After a gap of 11 years, Glanders, an equine infection that has a high mortality rate among horses, has been reported in Maharashtra. Kantilal Umap, commissioner, Animal Husbandry department, said positive cases of the disease have been identified in Ahmednagar, Thane, Akola and Satara, and four horse deaths have been recorded.
The first positive case was found in April, when one of the samples taken from Ahmednagar during routine sample collection confirmed the presence of bacterium Burkholderia Mallei, the pathogen causing the disease. Since then, samples from Thane, Akola and Satara’s Panchgani have tested positive. An infection affects mainly horses, mules and donkeys. The symptoms include nodules and ulcers on the skin and severe coughing, among others. In some cases, the affected animal dies within a few days while in others, infected animals can live for years, spreading the infection further. Contaminated feed and water is a major mode through which the infection spreads.
There is no vaccine to prevent this disease. Proper disposal of the carcass is recommended to stop the infection from spreading further. Glanders was last reported in Maharashtra in 2006. On measures being taken to contain the spread of the disease, Umap said the surveillance of animals within a 5-kilometre radius of the infected animals has been increased. More than 1,500 samples have been collected and a close watch is being kept on the movement of animals, he said. Horse owners whose animals have tested positive are being medically examined.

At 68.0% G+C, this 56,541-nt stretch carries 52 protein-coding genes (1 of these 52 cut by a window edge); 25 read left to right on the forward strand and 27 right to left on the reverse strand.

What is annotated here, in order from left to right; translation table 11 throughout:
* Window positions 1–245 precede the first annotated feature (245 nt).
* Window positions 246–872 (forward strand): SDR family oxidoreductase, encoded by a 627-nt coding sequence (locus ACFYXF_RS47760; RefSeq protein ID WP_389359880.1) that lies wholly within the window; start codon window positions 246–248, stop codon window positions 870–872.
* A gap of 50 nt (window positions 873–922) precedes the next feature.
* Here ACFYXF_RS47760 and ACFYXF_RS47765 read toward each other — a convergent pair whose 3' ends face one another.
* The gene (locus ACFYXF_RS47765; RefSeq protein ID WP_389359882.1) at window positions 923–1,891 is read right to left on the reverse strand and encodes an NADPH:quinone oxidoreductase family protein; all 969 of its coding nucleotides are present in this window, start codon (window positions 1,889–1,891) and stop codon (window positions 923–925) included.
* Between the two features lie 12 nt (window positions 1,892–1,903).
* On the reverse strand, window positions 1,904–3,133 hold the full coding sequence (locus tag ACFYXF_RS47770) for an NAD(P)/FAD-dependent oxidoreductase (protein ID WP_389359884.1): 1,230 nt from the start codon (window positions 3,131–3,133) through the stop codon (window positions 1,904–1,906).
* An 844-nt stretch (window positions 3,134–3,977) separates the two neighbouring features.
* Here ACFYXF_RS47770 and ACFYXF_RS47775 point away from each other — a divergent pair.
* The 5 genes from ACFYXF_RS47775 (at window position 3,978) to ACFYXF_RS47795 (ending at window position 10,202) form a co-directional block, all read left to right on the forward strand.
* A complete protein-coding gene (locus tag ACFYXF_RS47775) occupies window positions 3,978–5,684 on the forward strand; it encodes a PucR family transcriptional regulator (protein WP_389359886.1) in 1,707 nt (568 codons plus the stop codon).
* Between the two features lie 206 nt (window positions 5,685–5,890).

The news of the infection comes at the start of the racing season in July. Khushroo N Dhunjibhoy, member of the managing committee of the Royal Western India Turf Club Limited, said they had received information about cases of Glanders from the Animal Husbandry Commissionerate.
“Our horses are all stationed in Pune and generally do not travel outside,” he said. Dhunjibhoy said that they ensure health certification of horses before they are allowed in Pune and till date, there has been no cases of Glanders in the race course.
A veterinarian associated with the Pune Race Course said, “The disease is commonly found in horses and mules. Stopping transportation of animals is the most effective method to stop the infection from spreading.”
In the last few years, sporadic outbreak of the disease has been reported from Uttar Pradesh, Gujarat and Rajasthan. Last year, the disease had caused the death of 57 animals across India.